Source: Girl Scout Handbook, Girl Scouts, Inc. (1940) © Arttoday.com
BIRTH NAME: Juliette Magill Kinzie Gordon.
BIRTH DATE: Oct. 31, 1860.
BIRTHPLACE: Savannah, Ga.
EDUCATION: Attended several prominent boarding schools.
FAMILY BACKGROUND: From a prominent southern family; her father was a Confederate Captain in the Civil War. After the Civil War ended, he joined a volunteer militia in Savannah. The volunteers were called up during the Spanish American War and Mr. Gordon was commissioned as a general in the volunteers.
DESCRIPTION OF ACCOMPLISHMENTS: The scouting movement owes its success to many historical figures, one of the foremost of which is Juliette Gordon Low, who founded the Girl Scouts of America in 1912. Her vision, benevolence and fortitude has enabled thousands of girls to grow up into fine upstanding citizens in the last fourscore and seven years.
Born Juliette Magill Kinzie Gordon, she was called "Daisy" from the beginning. Growing up she was educated in all the finest boarding schools and exhibited aptitude in sculpting and an interest in animals. When she was about 25 years old, Juliette had an ear infection which was treated with silver nitrate. This damaged her ear and caused her to lose a great deal of her hearing in that ear.
In 1886, Daisy married William Mackay "Willy" Low, a British heir. During the ceremony, a grain of wedding rice lodged in her good ear and became infected. When the doctor attempted to remove the rice, it damaged the nerves in her ear and caused total deafness in that ear. For most of their nineteen years of marriage the Lows resided in Willy's native Great Britain. Although they frequented many social events, the union ultimately became unhappy as Willy took to drinking and philandering. They were in the process of divorce when William Mackay Low died suddenly of paralysis in 1905. He left the bulk of his estate to his mistress, leaving Daisy quite dejected. She spent the next several years globetrotting through Europe and India.
While attending a luncheon in England in 1911, she met Lord Robert Baden-Powell, founder of the British Boy Scouts, through whom she became keenly interested in the scouting movement. During that year she organized a troop of Girl Guides (the female equivalent of the Boy Scouts) among poor girls at her estate at Glenlyon, Scotland, and then founded two more troops in London. Then on March 12, 1912, Daisy established the first troop of Girl Guides in the United States in her native Savannah. Through her steadfast promotion the movement grew rapidly, becoming the Girl Scouts of America in 1913. The organization was incorporated in 1915 with the national headquarters at Washington, D.C., with Daisy serving as president until 1920 when she was bestowed the rightful title of founder.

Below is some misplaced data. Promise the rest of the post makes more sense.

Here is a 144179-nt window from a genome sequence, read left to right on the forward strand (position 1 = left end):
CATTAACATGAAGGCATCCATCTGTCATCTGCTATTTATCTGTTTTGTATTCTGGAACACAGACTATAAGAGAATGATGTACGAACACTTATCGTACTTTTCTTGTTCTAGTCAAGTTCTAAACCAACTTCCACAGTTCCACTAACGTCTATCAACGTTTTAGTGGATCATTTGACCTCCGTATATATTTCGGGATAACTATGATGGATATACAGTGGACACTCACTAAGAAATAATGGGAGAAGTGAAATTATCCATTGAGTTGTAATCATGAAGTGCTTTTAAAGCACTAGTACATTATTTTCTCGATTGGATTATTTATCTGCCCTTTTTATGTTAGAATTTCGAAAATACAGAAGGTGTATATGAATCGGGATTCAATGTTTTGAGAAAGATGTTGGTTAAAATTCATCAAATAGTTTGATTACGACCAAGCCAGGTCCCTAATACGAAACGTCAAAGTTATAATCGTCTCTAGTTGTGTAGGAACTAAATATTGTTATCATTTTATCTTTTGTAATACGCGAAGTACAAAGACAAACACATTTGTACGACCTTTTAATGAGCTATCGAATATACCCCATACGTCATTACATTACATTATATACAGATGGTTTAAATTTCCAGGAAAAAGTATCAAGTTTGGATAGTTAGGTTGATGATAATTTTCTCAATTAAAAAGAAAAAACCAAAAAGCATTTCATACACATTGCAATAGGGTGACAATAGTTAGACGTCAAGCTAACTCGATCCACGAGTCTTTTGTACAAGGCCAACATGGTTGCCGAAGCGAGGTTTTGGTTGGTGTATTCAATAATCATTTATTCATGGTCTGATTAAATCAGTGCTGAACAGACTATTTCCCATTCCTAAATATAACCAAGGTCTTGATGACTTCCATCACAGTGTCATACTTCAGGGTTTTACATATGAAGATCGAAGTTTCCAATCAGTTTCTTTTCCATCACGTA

For fifteen years Daisy devoted her time, energy, and finances to the movement. She elicited major support and contributions from communities all around and was a frequent guest at campfires. In an attempt at expanding her organization she tried to merge with the Campfire Girls, however, this failed to materialize due to administrative disputes. Daisy oversaw the composition of the Girl Scout handbook How Girls Can Help Their Country and in 1919 she was naturally the representative at the first international meeting of Girl Scouts and Guides.
In personality Daisy was known for being eccentric and charming. At an early scout board meeting she stood on her head to display the new Girl Scout shoes that she happened to be wearing. Especially because her work was so hands-on she was revered by young girls far and wide.
In 1923 Daisy contracted cancer. She kept her illness a secret and dauntlessly continued her efforts. She was instrumental in organizing the world Girl Scout camp in the United States in 1926. Less than a year later, on Jan. 17, 1927, Juliette Gordon Low died of cancer in Savannah, at the age of sixty-six. The membership in the Girl Scouts by this time numbered 168,000. She was buried in the uniform representing the organization she founded which to this day continues to change the world.
DATE OF DEATH: Jan. 17, 1927, age 66 (of cancer).
PLACE OF DEATH: Savannah, Ga.
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